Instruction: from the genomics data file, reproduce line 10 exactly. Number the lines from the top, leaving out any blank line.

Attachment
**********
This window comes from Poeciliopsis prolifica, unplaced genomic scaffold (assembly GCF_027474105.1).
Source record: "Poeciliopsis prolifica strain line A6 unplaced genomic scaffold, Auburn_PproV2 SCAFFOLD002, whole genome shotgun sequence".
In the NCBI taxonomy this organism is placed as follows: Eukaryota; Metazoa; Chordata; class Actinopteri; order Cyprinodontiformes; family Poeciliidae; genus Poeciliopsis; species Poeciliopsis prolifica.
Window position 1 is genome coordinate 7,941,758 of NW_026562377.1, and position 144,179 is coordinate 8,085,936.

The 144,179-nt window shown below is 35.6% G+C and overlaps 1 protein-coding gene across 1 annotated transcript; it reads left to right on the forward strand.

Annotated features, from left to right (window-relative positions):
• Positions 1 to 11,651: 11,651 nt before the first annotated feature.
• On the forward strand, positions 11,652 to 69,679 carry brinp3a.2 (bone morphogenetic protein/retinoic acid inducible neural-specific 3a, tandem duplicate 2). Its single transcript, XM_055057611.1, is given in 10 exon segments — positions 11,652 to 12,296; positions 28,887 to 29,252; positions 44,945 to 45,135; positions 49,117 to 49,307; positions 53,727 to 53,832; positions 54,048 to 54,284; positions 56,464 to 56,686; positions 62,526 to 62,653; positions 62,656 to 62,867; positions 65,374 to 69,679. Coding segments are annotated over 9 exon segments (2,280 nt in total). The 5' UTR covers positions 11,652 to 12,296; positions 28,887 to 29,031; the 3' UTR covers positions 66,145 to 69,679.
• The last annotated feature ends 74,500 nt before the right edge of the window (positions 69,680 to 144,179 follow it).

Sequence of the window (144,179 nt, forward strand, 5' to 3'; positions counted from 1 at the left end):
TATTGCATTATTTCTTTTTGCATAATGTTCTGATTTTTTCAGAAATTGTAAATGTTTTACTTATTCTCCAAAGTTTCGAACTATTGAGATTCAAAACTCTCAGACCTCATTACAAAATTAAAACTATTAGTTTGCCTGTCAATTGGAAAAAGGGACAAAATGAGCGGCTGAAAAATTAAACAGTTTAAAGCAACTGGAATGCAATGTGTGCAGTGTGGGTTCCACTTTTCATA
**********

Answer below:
Sequence of the window (144,179 nt, forward strand, 5' to 3'; positions counted from 1 at the left end):